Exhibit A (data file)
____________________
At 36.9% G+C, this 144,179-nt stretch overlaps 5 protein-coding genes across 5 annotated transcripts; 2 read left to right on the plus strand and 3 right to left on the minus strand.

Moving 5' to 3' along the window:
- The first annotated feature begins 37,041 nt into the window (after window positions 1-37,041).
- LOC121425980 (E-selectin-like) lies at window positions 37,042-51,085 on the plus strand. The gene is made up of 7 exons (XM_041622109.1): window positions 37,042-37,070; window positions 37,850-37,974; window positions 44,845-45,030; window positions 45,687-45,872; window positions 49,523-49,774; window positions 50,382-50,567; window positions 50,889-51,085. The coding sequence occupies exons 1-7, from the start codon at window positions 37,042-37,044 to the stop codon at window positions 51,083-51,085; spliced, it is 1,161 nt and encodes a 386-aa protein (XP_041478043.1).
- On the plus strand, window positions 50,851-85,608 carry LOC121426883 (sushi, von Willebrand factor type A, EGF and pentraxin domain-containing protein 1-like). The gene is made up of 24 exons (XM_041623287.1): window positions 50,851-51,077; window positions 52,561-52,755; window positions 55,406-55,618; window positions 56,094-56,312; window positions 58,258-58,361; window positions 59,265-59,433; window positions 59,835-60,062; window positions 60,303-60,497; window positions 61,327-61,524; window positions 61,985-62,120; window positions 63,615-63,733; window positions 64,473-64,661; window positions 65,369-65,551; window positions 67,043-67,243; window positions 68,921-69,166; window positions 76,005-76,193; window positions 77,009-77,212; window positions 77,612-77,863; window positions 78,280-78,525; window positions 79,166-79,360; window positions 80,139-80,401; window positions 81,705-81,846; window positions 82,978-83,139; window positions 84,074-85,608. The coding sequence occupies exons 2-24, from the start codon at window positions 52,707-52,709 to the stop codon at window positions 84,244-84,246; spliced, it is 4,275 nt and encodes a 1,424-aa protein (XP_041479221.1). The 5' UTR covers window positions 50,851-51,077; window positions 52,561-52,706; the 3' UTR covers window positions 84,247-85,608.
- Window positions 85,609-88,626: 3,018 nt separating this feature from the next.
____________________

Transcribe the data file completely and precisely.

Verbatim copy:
At 36.9% G+C, this 144,179-nt stretch overlaps 5 protein-coding genes across 5 annotated transcripts; 2 read left to right on the plus strand and 3 right to left on the minus strand.

Moving 5' to 3' along the window:
- The first annotated feature begins 37,041 nt into the window (after window positions 1-37,041).
- LOC121425980 (E-selectin-like) lies at window positions 37,042-51,085 on the plus strand. The gene is made up of 7 exons (XM_041622109.1): window positions 37,042-37,070; window positions 37,850-37,974; window positions 44,845-45,030; window positions 45,687-45,872; window positions 49,523-49,774; window positions 50,382-50,567; window positions 50,889-51,085. The coding sequence occupies exons 1-7, from the start codon at window positions 37,042-37,044 to the stop codon at window positions 51,083-51,085; spliced, it is 1,161 nt and encodes a 386-aa protein (XP_041478043.1).
- On the plus strand, window positions 50,851-85,608 carry LOC121426883 (sushi, von Willebrand factor type A, EGF and pentraxin domain-containing protein 1-like). The gene is made up of 24 exons (XM_041623287.1): window positions 50,851-51,077; window positions 52,561-52,755; window positions 55,406-55,618; window positions 56,094-56,312; window positions 58,258-58,361; window positions 59,265-59,433; window positions 59,835-60,062; window positions 60,303-60,497; window positions 61,327-61,524; window positions 61,985-62,120; window positions 63,615-63,733; window positions 64,473-64,661; window positions 65,369-65,551; window positions 67,043-67,243; window positions 68,921-69,166; window positions 76,005-76,193; window positions 77,009-77,212; window positions 77,612-77,863; window positions 78,280-78,525; window positions 79,166-79,360; window positions 80,139-80,401; window positions 81,705-81,846; window positions 82,978-83,139; window positions 84,074-85,608. The coding sequence occupies exons 2-24, from the start codon at window positions 52,707-52,709 to the stop codon at window positions 84,244-84,246; spliced, it is 4,275 nt and encodes a 1,424-aa protein (XP_041479221.1). The 5' UTR covers window positions 50,851-51,077; window positions 52,561-52,706; the 3' UTR covers window positions 84,247-85,608.
- Window positions 85,609-88,626: 3,018 nt separating this feature from the next.